A self-join, also known as an inner join, is a structured query language (SQL) statement where a queried table is joined to itself. The self-join statement is necessary when two sets of data, within the same table, are compared. We can use a self-join to simplify nested SQL queries where the inner and outer queries reference the same table. These joins allow you to retrieve related records from the same table. The most common case where you'd use a self-join is when you have a table that references itself, such as the employees table shown below:

+++++ |id|first_name|last_name|manager| +++++ |1|Pat|Crystal|NULL| |2|Dennis|Miller|1| |3|Jacob|Smith|1| |4|Allen|Hunter|2| |5|Marry|Underwood|3| |6|Joy|Needham|3| +++++ In this table, the manager attribute simply references the employee ID of another employee in the same table. For example, Dennis Miller reports to Pat Crystal. Pat is apparently the president of this company, as she reports to no one.

Suppose you're tasked with writing a SQL query to retrieve a list of employees and their managers. You can't write a basic SQL SELECT statement to retrieve this information, as you need to cross reference information contained in other records within the same table. Fortunately, you can use a self-join to solve this dilemma by joining the table to itself. Following syntax will retrieve the desired results: mysql>SELECTe.first_nameAS'EmployeeFN',e.last_nameAS 'EmployeeLN',m.first_nameAS'ManagerFN',m.last_nameAS 'ManagerLN'FROMemployeesASeLEFTOUTERJOINemployeesASm ONe.manager=m.id; Notice that it's extremely important to select the correct join type when writing a self-join. In this case, we used a LEFT OUTER JOIN to ensure we had output records corresponding to each employee. If we used an INNER JOIN instead, we would have omitted Pat Crystal, the company president, from our list, as she does not have a manager.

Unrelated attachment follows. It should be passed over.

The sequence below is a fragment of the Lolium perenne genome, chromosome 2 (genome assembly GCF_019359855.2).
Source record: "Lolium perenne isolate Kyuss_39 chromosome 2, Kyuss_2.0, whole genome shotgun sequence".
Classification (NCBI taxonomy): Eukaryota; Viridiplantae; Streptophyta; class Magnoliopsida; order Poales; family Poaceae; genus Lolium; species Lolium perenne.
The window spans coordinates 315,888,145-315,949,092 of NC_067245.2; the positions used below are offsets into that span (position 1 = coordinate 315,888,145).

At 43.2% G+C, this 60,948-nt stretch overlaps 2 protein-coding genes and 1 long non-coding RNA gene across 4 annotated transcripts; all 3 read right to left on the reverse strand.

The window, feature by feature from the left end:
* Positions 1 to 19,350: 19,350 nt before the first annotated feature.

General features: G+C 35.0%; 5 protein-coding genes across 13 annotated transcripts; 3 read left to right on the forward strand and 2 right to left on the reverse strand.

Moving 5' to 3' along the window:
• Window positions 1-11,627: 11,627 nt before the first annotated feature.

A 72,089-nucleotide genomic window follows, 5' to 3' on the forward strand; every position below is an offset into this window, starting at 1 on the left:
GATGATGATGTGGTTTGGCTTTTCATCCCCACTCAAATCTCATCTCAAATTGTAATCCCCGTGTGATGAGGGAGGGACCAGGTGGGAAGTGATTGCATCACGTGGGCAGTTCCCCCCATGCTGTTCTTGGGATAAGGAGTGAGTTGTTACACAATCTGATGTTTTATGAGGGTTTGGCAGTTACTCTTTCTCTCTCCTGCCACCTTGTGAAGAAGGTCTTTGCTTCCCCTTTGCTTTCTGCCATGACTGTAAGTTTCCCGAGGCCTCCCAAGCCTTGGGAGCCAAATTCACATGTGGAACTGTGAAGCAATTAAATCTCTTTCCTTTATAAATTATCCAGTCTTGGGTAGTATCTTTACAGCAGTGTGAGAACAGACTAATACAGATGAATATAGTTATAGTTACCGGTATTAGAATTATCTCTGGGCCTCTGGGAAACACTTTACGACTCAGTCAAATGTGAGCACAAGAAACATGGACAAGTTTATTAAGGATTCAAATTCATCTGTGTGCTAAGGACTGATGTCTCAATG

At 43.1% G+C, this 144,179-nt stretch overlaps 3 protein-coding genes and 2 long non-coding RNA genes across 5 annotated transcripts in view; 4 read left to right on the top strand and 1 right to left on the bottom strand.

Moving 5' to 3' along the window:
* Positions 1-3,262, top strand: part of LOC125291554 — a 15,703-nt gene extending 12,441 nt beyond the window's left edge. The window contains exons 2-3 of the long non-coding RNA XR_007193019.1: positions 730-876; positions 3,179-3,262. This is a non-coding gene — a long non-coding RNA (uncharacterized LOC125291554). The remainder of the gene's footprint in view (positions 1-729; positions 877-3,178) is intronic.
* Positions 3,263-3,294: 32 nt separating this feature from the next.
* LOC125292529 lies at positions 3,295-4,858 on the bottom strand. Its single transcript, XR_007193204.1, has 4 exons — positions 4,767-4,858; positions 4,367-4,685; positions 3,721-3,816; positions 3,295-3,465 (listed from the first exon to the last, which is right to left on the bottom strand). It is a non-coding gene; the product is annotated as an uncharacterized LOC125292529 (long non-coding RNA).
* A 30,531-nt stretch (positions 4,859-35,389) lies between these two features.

And following is the corresponding output:


+++++ |EmployeeFN|EmployeeLN|ManagerFN|ManagerLN| +++++ |Pat|Crystal|NULL|NULL| |Dennis|Miller|Pat|Crystal| |Jacob|Smith|Pat|Crystal| |Allen|Hunter|Dennis|Miller| |Marry|Underwood|Jacob|Smith| |Joy|Needham|Jacob|Smith| +++++

CROSS JOIN:
The cross join operation retrieves data between two tables as a Cartesian product of set theory in mathematics. Each row will get multiplied by other rows. If one table has three rows and the second row has two rows, then the Cartesian of two table will be six. Suppose, consider the above created employee table and another table dept whose structure and data is as follows: +++ |deptno|dname| +++ |10|IT| |20|ADMIN| +++

Cartesian product or cross join is formed, when the joining condition is omitted or the specified condition is invalid or by explicitly specifying the CROSS JOIN clause. It is mainly used for testing purpose where we need a table with huge amount of records but practically, we don't have.

mysql>SELECT*FROMdept,employee; mysql>SELECT*FROMdeptCROSSJOINemployee; +++++++ |deptno|dname|id|first_name|last_name|manager| +++++++ |10|IT|1|Pat|Crystal|NULL| |20|ADMIN|1|Pat|Crystal|NULL| |10|IT|2|Dennis|Miller|1| |20|ADMIN|2|Dennis|Miller|1| |10|IT|3|Jacob|Smith|1| |20|ADMIN|3|Jacob|Smith|1| |10|IT|4|Allen|Hunter|2| |20|ADMIN|4|Allen|Hunter|2| |10|IT|5|Marry|Underwood|3| |20|ADMIN|5|Marry|Underwood|3| |10|IT|6|Joy|Needham|3| |20|ADMIN|6|Joy|Needham|3| +++++++